Morton says Pirates' faith led to him staying in Pittsburgh
Charlie Morton knows the contract extension he agreed to last week limits his earning potential. The Pirates' right-handed pitcher understands compensation has soared on the free-agent market, which he could have entered after next season, where mid-rotation arms are enjoying eight-figure, per-season contracts.
But Morton said at PirateFest that maximizing his value was not the chief objective in negotiating a three-year, $21 million contract extension. Morton said a primary focus was remaining with the organization that traded for him in 2009 and hung with him despite uneven performance and injury, which included Tommy John surgery in 2012.
“The way I looked at it was, I wanted to be a Pirate,” Morton said. “The only way I'm going to be a Pirate is if I sign with the Pirates. Say I have a phenomenal year this year and I go into free agency; I still wanted to be a Pirate.
“(Testing free agency) — that's not what I wanted. I wanted to be here working with the men in that clubhouse and for the people in the city. That's what the draw was for me. Working with guys like (pitching coach) Ray (Searage) and (special assistant) Jim Benedict. … Everything keeps going back to 2009 when they wanted me here in this organization when they traded for me. They kept giving me opportunities even when I failed.”
Four years after the Pirates traded Nate McLouth to the Atlanta Braves for Morton, Jeff Locke and Gorkys Hernandez, the investment began to pay off.
Searage and Benedict helped rebuild Morton's delivery and refine his sinking fastball. If he had enough innings to qualify, Morton (7-4, 3.29 ERA) would have led baseball in groundball percentage (62.9) last season.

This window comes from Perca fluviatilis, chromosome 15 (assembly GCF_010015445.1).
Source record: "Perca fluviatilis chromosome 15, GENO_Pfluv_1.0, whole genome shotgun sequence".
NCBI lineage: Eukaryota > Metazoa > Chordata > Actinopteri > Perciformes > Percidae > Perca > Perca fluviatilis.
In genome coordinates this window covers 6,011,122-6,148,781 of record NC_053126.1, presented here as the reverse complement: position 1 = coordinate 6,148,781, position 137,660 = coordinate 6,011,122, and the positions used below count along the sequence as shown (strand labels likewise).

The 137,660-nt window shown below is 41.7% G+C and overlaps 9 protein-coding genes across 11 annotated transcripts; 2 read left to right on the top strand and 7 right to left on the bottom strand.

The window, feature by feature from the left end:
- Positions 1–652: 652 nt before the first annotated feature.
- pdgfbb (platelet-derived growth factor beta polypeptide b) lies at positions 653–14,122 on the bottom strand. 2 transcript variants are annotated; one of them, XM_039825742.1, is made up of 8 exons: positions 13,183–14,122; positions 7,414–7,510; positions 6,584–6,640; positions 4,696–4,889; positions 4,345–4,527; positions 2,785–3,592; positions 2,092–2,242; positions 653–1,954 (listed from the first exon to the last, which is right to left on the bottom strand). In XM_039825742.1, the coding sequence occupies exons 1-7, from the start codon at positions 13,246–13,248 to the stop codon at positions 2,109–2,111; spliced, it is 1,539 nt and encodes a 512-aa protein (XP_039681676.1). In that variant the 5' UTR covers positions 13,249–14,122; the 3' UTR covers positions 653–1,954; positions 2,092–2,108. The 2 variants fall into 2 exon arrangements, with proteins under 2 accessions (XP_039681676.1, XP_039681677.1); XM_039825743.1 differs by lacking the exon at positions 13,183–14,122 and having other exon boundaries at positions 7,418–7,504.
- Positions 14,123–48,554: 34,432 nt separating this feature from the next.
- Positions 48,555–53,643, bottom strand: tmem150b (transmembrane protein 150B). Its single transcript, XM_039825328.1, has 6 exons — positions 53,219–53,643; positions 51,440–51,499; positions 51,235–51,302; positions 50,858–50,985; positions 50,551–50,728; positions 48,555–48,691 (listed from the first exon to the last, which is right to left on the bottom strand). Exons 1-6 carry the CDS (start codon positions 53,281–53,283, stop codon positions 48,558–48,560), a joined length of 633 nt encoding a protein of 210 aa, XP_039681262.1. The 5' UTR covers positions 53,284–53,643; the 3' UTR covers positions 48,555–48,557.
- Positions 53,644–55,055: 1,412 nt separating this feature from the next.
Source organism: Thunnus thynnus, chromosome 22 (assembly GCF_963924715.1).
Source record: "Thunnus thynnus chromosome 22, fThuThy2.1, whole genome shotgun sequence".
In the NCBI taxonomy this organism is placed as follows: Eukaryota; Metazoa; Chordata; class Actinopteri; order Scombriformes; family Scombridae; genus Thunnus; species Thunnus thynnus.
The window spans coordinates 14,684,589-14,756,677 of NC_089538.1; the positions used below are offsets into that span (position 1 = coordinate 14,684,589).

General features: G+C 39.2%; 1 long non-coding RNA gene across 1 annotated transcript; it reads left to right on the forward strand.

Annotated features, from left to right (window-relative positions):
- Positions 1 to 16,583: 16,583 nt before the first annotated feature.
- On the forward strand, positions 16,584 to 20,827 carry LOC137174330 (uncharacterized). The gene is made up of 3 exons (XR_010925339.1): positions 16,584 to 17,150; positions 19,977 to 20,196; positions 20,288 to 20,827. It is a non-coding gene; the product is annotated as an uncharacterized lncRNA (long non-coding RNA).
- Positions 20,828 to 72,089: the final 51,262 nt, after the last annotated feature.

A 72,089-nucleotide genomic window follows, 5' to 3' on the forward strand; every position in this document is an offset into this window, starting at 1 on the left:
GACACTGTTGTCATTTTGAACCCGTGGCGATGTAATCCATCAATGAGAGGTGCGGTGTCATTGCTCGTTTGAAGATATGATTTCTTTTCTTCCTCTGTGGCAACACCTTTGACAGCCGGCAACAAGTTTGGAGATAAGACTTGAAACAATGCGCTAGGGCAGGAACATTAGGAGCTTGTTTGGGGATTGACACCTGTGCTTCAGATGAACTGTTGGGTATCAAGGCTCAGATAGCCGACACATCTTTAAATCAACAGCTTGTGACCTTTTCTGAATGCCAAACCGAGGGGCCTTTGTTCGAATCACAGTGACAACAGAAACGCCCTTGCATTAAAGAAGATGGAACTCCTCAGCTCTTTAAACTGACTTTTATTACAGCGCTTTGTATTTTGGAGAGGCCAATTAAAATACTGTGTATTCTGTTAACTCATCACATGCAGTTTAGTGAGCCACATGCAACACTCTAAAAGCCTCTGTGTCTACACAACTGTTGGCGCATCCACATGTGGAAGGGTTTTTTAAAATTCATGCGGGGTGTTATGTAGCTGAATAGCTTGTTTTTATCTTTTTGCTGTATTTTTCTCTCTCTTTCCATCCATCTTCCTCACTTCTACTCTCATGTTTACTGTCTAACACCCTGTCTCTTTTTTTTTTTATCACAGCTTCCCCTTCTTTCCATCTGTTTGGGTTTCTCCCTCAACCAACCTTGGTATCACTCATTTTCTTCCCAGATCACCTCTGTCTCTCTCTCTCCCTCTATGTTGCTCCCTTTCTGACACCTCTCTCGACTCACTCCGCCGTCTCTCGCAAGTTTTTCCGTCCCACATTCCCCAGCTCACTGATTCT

For the Pirates, extending Morton was an offseason priority. A.J. Burnett is a free agent and contemplating retirement. Francisco Liriano is signed for one more season as is Wandy Rodriguez. Before Morton's extension, Gerrit Cole was the club's only impact starter down the stretch in 2013 who was controlled beyond this season.
“You look for ways to maintain sustainability, and you look toward your pitching staff first for stability,” Pirates manager Clint Hurdle said. “Charlie took big steps forward in many areas last year.”
The Pirates believe there is upside with Morton, who struggled with left-handers last season: He was essentially a two-pitch pitcher. He began to mix in a split-change in the second half of last season, and it's a pitch he hopes to refine in spring training.
“Rehab kind of hindered any kind of pitch-adding,” Morton said. “I think now I can look at my needs and see what my needs are … what I can do to get better against lefties.”
Notes: Hurdle said he is considering moving catcher Russell Martin into the No. 2 spot in the batting order. Hurdle said he will likely will keep Starling Marte at leadoff and would like Pedro Alvarez to seize the cleanup spot … General manager Neal Huntington said the club does not have the financial resources to pursue free-agent outfielder Nelson Cruz.
Travis Sawchik is a staff writer for Trib Total Media. Reach him at firstname.lastname@example.org or via Twitter @Sawchik_Trib.
Show commenting policy
TribLive commenting policy
- Pirates analyst Kent Tekulve recovering after heart transplant
- New approach on offense has Pirates in playoff contention this season
- Tuesday’s scouting report: Red Sox at Pirates
- Pitt notebook: Expanded game plan likely awaits Iowa
- Pirates notebook: Morton to start Tuesday against Red Sox
- Rare triple play sparks Pirates’ comeback victory over Cubs
- Biertempfel: In wild-card game, Cole must get call
- Pirates notebook: Status quo for Morton’s health after latest bullpen session
- Pirates notebook: Pitch could be more than change of pace for Cole
- Bucs’ rally falls short vs. young Cubs
- Pirates notebook: Holdzkom’s wild ride continues